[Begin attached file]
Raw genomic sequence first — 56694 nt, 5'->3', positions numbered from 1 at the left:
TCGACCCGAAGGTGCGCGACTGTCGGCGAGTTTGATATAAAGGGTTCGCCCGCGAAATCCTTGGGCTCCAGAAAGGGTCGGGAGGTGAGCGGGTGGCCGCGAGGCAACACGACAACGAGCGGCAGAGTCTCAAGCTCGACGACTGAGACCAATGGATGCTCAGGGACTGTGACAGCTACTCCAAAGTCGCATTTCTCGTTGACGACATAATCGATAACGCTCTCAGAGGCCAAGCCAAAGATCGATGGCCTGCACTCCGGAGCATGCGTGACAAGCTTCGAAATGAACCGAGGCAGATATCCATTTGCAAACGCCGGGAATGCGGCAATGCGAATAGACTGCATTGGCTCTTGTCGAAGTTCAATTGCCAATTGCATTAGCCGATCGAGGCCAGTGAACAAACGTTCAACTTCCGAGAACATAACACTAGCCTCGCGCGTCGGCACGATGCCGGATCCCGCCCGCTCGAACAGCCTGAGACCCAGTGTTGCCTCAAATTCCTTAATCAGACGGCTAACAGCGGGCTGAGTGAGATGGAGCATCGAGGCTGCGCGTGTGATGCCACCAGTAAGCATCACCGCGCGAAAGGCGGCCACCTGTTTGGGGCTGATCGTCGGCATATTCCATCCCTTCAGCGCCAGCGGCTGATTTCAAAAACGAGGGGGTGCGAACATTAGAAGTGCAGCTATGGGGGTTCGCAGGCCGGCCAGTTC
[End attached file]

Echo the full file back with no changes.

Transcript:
Raw genomic sequence first — 56694 nt, 5'->3', positions numbered from 1 at the left:
TCGACCCGAAGGTGCGCGACTGTCGGCGAGTTTGATATAAAGGGTTCGCCCGCGAAATCCTTGGGCTCCAGAAAGGGTCGGGAGGTGAGCGGGTGGCCGCGAGGCAACACGACAACGAGCGGCAGAGTCTCAAGCTCGACGACTGAGACCAATGGATGCTCAGGGACTGTGACAGCTACTCCAAAGTCGCATTTCTCGTTGACGACATAATCGATAACGCTCTCAGAGGCCAAGCCAAAGATCGATGGCCTGCACTCCGGAGCATGCGTGACAAGCTTCGAAATGAACCGAGGCAGATATCCATTTGCAAACGCCGGGAATGCGGCAATGCGAATAGACTGCATTGGCTCTTGTCGAAGTTCAATTGCCAATTGCATTAGCCGATCGAGGCCAGTGAACAAACGTTCAACTTCCGAGAACATAACACTAGCCTCGCGCGTCGGCACGATGCCGGATCCCGCCCGCTCGAACAGCCTGAGACCCAGTGTTGCCTCAAATTCCTTAATCAGACGGCTAACAGCGGGCTGAGTGAGATGGAGCATCGAGGCTGCGCGTGTGATGCCACCAGTAAGCATCACCGCGCGAAAGGCGGCCACCTGTTTGGGGCTGATCGTCGGCATATTCCATCCCTTCAGCGCCAGCGGCTGATTTCAAAAACGAGGGGGTGCGAACATTAGAAGTGCAGCTATGGGGGTTCGCAGGCCGGCCAGTTC